Trade Burdens

Put your shoes to one side,
Turn around
Open your eyes
Then remove the blindfold
Really open them
What can you see?
Is it a pretty picture
One you would hang
On a bedroom wall
To gaze upon
Each broken dawn
Or one you would bury
Deep in an album
Kept in a box
Under the bed
Dusty with disuse
Only to see the light
When grandkids visit
At some idyllic future time
Of tolerance and teaching
That is yet to come
And may never happen?
Truth be told
It doesn’t matter.
Whatever your vantage point
Gender, skin tone, genetics,
You see things
As you see yourself
And feel excluded
From any grouping
You view as ‘other’.
This is life
(Or something like it)
Your experience
Will not match
That of those ‘others’
Nor theirs, yours.
We are all different
And empathy is not
Experience.
That certain knowledge
Of the unknown,
The unknowable
Could be our strength
But differences also
Divide us
One from the ‘other’.
Those who would understand
Take it further
Try to get closer
To forbidden wisdom
Fail in their attempt
For alas!
We cannot truly
Experience ‘otherness’.
Plato’s cave all over again
Nothing but shadows
Elusive and unfeeling.
We are not all filled
With benign curiosity
Hardly surprising.
For those whose world view
Does not admit equality
It only ends in tears,
Accusations,
Mimicry, farce,
Inappropriate
Cultural appropriation
Labels, stereotypes,
Profiling.
So what do we make of it
This unfathomable ‘otherness’?
Racism, misogyny, xenophobia
Fear of the unknown
Misunderstanding
Embarrassment and even
Murderous hatred.
The persistent among us
Keep picking at scabs
So old wounds fester
To the point of eruption
Irritated by irrational isolationists
Lodestone
To the bitter iron
Of bad blood
Drawing down ire like
Hera in her lousy marriage
Choreographed blame
Detracting from the culpable
To the scapegoat.
Bringing forth bolts
Of heavenly fire
Raining misery
Down upon us
All mere mortals
And still we stand divided
Our own ugliness comes to the fore
Humans racing
Competing for each burden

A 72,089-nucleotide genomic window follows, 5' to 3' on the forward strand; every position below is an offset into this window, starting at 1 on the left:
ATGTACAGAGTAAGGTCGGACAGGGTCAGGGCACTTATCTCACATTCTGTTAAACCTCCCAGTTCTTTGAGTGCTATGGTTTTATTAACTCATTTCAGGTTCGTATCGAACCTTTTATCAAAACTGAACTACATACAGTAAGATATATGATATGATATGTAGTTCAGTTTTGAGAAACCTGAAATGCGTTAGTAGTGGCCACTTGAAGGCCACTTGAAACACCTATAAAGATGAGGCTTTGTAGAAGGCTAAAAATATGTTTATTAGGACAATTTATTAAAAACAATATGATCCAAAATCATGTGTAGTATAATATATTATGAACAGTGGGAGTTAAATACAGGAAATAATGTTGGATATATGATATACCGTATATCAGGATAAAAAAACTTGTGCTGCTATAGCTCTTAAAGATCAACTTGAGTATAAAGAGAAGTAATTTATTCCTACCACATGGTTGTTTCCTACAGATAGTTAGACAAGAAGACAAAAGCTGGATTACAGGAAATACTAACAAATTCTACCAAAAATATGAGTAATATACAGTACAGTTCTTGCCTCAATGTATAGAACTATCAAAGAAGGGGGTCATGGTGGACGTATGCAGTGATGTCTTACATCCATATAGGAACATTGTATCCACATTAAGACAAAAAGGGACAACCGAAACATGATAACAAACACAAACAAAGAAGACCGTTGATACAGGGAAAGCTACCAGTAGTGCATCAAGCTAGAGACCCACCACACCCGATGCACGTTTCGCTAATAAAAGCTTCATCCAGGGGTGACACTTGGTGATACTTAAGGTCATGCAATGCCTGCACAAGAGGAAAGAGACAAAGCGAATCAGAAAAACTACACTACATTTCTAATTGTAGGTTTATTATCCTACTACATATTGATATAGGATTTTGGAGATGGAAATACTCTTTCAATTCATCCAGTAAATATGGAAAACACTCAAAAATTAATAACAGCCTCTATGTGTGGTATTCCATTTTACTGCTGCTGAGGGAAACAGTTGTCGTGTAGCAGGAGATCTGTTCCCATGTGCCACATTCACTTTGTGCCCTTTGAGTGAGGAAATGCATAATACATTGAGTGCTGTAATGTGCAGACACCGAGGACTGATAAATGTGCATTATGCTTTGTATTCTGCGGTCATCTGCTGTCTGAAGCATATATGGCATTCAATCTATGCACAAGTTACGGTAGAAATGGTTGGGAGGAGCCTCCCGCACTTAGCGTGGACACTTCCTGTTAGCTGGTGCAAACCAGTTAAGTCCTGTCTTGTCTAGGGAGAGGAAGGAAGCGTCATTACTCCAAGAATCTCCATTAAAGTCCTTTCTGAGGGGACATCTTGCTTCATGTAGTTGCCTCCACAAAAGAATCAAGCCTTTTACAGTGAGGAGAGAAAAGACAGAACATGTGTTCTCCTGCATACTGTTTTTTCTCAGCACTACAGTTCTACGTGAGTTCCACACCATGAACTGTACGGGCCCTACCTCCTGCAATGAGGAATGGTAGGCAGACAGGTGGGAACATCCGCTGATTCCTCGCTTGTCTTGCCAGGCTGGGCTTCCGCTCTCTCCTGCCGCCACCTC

Losing face and patience
Fraying, unhappy peace
As we ignore our ignorance
Setting aside compassion
For righteous bigotry
Small-minded acts of defiance
Banner waving, street fighting.
Fail Army?
Too bloody right!

 

We three kings

What can I give you
But words from my lips
A breath for your lungs
The breadth of my hips

To feed you and clothe you
And shelter you there
Our hope for the future
Small star that we share

In misunderstandings
All foster more strife
Too coy for the joy
Of a conflict-free life

No formal pronouncements
Of greatness to be
We limit announcements
To those we can see

In feeble concealment
Until you are grown
We’d raise you for strength
A mind of your own

And watching your progress
Will whisper as one
The charms that may comfort
Your sorrows to come

With hands in my pockets
Concealing all pain
I’d walk through the desert
To find you again

Human Rights

Rectitude and moral maze
Seem like to meet their end of days
In hands of saint whose might has ways
Of punishing our own delays

While failure to address unknowns
Has sold what titles to our moans
Could yet be called mere gifts or loans
With careful words we’ll leave these zones

Ally ourselves to no more men
And disbelieve reports of when
The road to peace was better ken
Of others’ culture, sword and pen

The velvet curtain will hold fast
And legislation will bow past
Poor sight-impaired judicial mast
Whose figure seems to fade, aghast

As scales are stripped of balanced view
No counterpoint, but reference, new
Established as alternate to
Our older values, now too few

To understand the loss we face
Try to supplant a lesser place
And see the bold, inhuman race
Condemn all pity, justice, grace

Awakening at last, too late
The image of our fellows’ fate
With little thought and careless hate
We’ll watch our own asphyxiate.

A fighting inheritance

Give me strength, my father cried
I as a child, of course, complied,
And to his will, this willow bent,
Not understanding discontent.
But now I’m grown, his mood I ken,
I ‘get’ the strops of gentle men:
Dissatisfied with what they’ve got
Yet little work to change their lot.
I hope in future my own kin
Will know enough, not let me win,
But challenge me in time of need
And push to overcome my greed.
I know myself, I know my power,
Yet hope my kids upon their hour
Of struggle, mine will overcome
That they may triumph, have some fun.
And in old age, their wisdom find,
Choosing then to know their mind.
Not seeking ever-young to stay,
But give the youth their precious day.